The Development Of A FullbackNovember 13th, 2012
Probably not since all-around good guy and fan favorite Earnest Graham played fullback have the Bucs really had a decent, honest-to-goodness fullback.
When Joe talks about a fullback, he means one that can run for a few hard-to-get yards, a fullback who can deliver a bone-bruising block, a fullback who is also a weapon in the passing game.
The past few games have shown that yes, the Bucs indeed have a fullback. His name is Erik Lorig.
Originally drafted by Bucs rock star general manager Mark Dominik as a defensive end out of Stanford, Lorig has blossomed as one of the top fullbacks in the NFC, specifically catching the ball, so documents Buccaneers.com’s Captain’s Blog.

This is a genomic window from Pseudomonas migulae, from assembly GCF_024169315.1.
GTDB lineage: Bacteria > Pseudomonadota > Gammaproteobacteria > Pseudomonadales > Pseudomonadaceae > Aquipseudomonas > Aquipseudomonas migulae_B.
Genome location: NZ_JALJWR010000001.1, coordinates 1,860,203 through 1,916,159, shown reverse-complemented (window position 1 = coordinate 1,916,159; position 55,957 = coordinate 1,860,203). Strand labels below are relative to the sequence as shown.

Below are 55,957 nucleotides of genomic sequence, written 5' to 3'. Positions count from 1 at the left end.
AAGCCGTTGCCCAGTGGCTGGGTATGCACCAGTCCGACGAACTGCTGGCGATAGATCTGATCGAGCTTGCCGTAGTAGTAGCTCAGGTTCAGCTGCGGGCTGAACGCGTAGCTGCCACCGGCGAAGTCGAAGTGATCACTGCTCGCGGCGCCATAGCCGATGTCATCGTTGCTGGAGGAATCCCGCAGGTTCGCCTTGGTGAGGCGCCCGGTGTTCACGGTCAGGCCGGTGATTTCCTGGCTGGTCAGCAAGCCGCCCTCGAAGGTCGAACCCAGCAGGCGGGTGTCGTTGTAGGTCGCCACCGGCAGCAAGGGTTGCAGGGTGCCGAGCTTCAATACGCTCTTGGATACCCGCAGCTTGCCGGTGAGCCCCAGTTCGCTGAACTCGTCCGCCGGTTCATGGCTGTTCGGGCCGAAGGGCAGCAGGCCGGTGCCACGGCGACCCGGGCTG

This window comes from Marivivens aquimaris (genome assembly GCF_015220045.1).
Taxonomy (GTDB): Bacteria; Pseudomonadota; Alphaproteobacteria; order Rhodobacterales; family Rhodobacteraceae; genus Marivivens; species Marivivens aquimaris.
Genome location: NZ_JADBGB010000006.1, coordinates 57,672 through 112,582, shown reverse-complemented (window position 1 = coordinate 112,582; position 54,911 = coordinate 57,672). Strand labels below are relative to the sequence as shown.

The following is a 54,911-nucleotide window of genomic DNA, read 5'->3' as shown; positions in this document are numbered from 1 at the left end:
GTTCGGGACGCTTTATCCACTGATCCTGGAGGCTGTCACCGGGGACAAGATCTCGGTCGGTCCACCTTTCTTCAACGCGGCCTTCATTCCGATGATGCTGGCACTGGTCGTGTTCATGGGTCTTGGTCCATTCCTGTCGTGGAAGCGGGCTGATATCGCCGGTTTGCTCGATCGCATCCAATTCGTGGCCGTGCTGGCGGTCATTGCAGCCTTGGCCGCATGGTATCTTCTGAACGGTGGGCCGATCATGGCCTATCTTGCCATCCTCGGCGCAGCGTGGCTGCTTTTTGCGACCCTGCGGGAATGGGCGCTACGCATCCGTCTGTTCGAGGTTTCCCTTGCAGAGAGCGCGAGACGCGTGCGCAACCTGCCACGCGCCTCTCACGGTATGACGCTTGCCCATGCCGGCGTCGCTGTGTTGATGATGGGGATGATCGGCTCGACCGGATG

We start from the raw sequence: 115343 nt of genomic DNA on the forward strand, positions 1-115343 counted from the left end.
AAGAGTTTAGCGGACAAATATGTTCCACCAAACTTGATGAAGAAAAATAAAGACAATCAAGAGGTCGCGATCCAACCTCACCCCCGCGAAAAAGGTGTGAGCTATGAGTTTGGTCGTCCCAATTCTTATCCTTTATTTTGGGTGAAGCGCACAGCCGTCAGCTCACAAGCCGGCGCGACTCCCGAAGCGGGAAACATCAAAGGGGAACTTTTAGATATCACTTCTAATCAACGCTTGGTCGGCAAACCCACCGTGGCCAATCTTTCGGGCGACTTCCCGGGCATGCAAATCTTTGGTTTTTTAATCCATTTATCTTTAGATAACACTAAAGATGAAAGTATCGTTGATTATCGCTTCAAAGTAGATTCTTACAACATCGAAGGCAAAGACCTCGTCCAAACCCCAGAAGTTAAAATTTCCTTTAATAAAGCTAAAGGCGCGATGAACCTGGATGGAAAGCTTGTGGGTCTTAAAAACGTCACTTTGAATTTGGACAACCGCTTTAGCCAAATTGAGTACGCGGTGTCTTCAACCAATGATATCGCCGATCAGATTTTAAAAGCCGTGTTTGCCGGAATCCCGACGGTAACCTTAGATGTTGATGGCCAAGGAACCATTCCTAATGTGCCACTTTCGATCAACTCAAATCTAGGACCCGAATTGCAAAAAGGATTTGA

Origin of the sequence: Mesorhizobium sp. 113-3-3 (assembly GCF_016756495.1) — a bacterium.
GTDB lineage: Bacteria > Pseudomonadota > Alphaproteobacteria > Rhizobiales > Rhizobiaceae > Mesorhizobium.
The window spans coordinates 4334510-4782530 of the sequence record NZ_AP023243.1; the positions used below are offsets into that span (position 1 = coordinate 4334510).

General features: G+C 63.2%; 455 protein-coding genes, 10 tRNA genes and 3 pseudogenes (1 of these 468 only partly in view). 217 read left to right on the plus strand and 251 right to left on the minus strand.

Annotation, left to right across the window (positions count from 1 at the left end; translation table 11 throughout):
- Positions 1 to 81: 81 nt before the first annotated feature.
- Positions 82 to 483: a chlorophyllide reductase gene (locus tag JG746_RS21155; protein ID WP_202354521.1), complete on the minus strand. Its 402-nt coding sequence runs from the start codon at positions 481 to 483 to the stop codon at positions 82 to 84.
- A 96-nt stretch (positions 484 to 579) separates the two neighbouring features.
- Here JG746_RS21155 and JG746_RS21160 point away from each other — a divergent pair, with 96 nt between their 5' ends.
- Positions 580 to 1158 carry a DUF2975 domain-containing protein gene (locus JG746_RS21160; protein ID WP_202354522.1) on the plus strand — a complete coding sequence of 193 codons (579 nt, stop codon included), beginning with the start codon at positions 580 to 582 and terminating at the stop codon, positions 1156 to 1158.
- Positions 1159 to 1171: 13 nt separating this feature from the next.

Lorig’s receiving numbers – nine catches for 63 yards and a touchdown – aren’t overwhelming, but they are pretty close to the best totals by any fullback in the conference. Only Carolina’s Mike Tolbert has more, and Tolbert is the one player on the NFC fullback ballot who is more involved as a primary ballcarrier in his team’s offense. (That, by the way, is no knock on Tolbert or his qualifications as a fullback.)
Lorig even has better passing numbers than one of the better fullbacks in football, Green Bay’s John Kuhn, who Packers fans swoon over like Joe does Rachel Watson.
Think about the toys No. 5 has to play with: Vincent Jackson, Mike Williams, Dallas Clark, Doug Martin, Tiquan Underwood and now, Lorig.
No wonder Josh Freeman is racking up yards better than Joe is polishing off beers. With five talented pass-catchers on the field at any one time, good luck to opposing defenses in trying to cover all five at once.